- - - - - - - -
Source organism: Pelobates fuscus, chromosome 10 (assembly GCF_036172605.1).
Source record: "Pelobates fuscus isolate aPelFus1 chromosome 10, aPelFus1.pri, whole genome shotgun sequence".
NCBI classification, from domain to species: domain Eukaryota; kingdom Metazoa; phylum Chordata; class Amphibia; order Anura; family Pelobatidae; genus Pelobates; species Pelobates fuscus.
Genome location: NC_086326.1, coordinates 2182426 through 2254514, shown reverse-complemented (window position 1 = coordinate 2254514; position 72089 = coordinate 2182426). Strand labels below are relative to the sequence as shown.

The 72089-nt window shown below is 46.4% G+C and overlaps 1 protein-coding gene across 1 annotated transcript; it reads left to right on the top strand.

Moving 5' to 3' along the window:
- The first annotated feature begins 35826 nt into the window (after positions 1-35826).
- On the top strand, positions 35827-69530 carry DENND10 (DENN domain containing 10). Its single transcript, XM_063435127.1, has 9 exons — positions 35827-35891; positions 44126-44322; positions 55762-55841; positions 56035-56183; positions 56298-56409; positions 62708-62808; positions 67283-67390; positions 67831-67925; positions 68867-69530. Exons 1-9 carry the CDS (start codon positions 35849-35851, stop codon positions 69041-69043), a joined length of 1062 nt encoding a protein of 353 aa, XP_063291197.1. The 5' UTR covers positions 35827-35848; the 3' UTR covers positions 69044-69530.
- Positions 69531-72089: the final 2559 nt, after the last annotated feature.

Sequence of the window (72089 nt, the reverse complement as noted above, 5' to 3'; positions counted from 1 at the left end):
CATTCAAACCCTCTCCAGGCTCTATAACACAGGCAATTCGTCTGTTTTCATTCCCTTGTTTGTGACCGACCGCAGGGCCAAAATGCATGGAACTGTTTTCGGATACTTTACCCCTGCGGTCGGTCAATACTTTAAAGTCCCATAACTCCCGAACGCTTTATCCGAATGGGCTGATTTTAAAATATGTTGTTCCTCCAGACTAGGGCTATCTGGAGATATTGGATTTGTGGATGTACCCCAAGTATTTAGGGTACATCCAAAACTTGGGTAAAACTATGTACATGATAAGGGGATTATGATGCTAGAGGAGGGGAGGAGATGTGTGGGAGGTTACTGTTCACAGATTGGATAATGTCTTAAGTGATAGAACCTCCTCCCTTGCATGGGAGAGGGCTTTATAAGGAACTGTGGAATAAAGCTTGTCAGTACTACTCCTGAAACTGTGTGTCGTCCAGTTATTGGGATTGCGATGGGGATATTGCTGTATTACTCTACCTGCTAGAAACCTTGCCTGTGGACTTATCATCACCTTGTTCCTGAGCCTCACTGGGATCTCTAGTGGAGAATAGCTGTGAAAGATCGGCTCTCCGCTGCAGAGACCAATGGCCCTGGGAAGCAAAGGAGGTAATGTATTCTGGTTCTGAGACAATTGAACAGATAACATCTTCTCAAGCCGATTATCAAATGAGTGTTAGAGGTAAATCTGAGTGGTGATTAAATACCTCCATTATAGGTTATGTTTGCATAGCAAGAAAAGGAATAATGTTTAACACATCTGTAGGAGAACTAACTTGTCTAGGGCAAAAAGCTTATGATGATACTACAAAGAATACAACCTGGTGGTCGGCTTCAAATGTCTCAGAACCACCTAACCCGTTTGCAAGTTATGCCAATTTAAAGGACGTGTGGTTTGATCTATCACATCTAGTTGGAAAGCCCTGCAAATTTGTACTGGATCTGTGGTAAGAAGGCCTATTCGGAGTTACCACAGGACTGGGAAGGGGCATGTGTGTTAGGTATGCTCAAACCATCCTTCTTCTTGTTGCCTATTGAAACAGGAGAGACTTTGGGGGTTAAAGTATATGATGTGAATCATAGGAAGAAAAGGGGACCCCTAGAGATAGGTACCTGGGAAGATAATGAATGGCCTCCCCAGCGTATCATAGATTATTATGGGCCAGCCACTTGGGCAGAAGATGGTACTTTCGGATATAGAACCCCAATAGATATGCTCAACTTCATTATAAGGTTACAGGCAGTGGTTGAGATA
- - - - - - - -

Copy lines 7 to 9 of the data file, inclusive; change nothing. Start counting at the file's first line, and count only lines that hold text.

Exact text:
- The first annotated feature begins 35826 nt into the window (after positions 1-35826).
- On the top strand, positions 35827-69530 carry DENND10 (DENN domain containing 10). Its single transcript, XM_063435127.1, has 9 exons — positions 35827-35891; positions 44126-44322; positions 55762-55841; positions 56035-56183; positions 56298-56409; positions 62708-62808; positions 67283-67390; positions 67831-67925; positions 68867-69530. Exons 1-9 carry the CDS (start codon positions 35849-35851, stop codon positions 69041-69043), a joined length of 1062 nt encoding a protein of 353 aa, XP_063291197.1. The 5' UTR covers positions 35827-35848; the 3' UTR covers positions 69044-69530.
- Positions 69531-72089: the final 2559 nt, after the last annotated feature.